The general counsel of the troubled National Bank of Washington, Ronald G. Nathan, has resigned from his post and from the bank's board of director, the bank's chief executive, Dale Jernberg, said yesterday.
Nathan, whose Washington law office said he was in New York and unavailable for comment, also has been a lawyers for factions of the United Mine Workers of America. The UMW is NBW's principal shareholder.
Nathan also is an investor in an energy investment venture involving another former bank director, Bruce Lyons, a partner in the troubled local real estate firm of Holland & Lyons Associates Inc. The gas well venture received a $1 million loan from the bank.
Lyons resigned from the NBW board earlier this year in light of Lyon's holding of more than $3.6 million in loans to the bank, most of which were delinquent.
These transactions and a series of other questionable loans to bank director and others are the target of both internal and grand jury investigations. Both sets of probers are looking into the loans and the influence the UMW may have over the bank's operations.
Jernberg, the bank's chairman and president, said Nathan's resignation became effective on Aug. 4, Nathan did not give the reasons for his resignation in the letter, Jernberg said.
In 1978, Nathan's firm, which was then known as Nathan & Mause, received more than $91,000 in legal fees from the bank. Last year, Nathan, who is now with Kadison, Pfaelzer, Woodard, Quinn & Rossi, received close to $200,000 in legal fees from NBW.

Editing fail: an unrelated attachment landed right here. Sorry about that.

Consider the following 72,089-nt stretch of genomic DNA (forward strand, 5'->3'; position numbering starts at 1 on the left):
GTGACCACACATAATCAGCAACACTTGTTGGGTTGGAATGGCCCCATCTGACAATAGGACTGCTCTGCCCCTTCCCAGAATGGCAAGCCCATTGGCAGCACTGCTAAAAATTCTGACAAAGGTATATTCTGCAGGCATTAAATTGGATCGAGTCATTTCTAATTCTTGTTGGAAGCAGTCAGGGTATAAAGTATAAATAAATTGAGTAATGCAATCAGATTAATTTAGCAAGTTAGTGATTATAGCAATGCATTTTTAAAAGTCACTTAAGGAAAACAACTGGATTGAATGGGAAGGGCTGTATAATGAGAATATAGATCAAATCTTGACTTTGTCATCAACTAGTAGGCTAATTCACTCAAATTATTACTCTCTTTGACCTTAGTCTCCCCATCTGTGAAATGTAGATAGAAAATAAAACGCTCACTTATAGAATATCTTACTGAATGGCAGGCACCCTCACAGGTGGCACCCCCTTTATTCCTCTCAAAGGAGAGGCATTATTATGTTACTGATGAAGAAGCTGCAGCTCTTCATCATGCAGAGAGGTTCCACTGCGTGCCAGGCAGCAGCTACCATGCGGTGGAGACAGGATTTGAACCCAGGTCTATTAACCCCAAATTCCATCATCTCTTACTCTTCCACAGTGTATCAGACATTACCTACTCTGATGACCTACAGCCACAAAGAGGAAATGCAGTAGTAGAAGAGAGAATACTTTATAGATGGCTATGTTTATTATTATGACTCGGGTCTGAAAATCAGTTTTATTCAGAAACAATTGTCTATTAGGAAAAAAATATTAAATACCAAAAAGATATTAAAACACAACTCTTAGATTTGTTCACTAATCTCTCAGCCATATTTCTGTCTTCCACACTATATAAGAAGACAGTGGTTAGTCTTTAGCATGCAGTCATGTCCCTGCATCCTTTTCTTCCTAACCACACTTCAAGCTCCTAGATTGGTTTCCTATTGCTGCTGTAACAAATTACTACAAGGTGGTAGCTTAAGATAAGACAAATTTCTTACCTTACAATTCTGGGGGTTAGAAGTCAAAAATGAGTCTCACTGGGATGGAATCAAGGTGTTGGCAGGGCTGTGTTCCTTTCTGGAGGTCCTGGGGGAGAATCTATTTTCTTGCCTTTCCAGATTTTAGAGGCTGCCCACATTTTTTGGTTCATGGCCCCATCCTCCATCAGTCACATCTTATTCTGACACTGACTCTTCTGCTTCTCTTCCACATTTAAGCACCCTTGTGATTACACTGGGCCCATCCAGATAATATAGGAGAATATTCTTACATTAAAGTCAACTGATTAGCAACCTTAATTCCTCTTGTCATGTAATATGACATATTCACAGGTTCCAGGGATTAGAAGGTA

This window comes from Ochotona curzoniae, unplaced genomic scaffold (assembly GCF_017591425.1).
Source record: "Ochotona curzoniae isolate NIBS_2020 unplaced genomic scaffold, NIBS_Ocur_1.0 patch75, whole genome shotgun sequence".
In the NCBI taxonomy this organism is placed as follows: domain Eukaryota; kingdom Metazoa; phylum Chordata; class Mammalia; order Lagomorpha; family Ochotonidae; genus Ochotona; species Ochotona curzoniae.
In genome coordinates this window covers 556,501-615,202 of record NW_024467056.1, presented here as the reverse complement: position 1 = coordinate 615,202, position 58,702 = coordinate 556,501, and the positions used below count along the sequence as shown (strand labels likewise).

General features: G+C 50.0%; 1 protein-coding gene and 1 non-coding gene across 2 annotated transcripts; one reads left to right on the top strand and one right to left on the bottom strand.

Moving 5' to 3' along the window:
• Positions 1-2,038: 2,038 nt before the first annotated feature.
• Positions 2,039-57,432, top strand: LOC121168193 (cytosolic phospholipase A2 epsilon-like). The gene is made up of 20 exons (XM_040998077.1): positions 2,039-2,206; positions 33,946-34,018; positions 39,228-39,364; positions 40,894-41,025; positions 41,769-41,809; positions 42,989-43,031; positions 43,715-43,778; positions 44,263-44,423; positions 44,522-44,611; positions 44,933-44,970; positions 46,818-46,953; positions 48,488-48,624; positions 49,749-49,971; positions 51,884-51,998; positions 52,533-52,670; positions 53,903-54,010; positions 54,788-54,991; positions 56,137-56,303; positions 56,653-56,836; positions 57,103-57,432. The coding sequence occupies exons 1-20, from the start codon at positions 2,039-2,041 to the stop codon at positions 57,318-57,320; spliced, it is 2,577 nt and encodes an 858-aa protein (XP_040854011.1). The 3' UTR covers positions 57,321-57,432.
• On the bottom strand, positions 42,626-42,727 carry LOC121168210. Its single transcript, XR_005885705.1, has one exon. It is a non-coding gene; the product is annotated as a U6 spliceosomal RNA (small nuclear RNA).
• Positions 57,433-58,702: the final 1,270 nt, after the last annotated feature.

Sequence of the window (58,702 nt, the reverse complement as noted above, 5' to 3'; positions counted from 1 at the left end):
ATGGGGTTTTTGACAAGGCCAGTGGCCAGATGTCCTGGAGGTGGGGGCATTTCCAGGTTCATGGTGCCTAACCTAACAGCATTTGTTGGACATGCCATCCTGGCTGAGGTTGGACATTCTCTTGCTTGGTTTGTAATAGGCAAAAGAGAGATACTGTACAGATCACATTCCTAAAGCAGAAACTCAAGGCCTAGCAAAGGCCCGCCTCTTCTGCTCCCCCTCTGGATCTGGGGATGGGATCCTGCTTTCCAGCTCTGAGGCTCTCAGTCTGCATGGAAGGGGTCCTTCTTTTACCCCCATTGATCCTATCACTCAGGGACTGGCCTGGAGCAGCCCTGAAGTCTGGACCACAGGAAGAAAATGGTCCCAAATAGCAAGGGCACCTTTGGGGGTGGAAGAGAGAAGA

Jernberg also said the bank's internal investigation -- which is being conducted by Gibson, Dunn & Crutcher, another local law firm -- would be completed and presumably presented to the bank's board of directors within 10 days.
Jernberg said it would be up to the board to determine how much, if any, of the internal report would be released to the public.
Among the transactions under investigation is a $4.5 million loan to Joseph E. Shamy, a New Jersey developer, who used the money to refinance the then-Laurel Raceway in Maryland.
When the loan was approved, Shamy already had defaulted on an earlier loan made to purchase primary interest in the race track and was the target of a federal investigation for misappropriating track funds. He was later convicted of those charges by a federal court in Baltimore.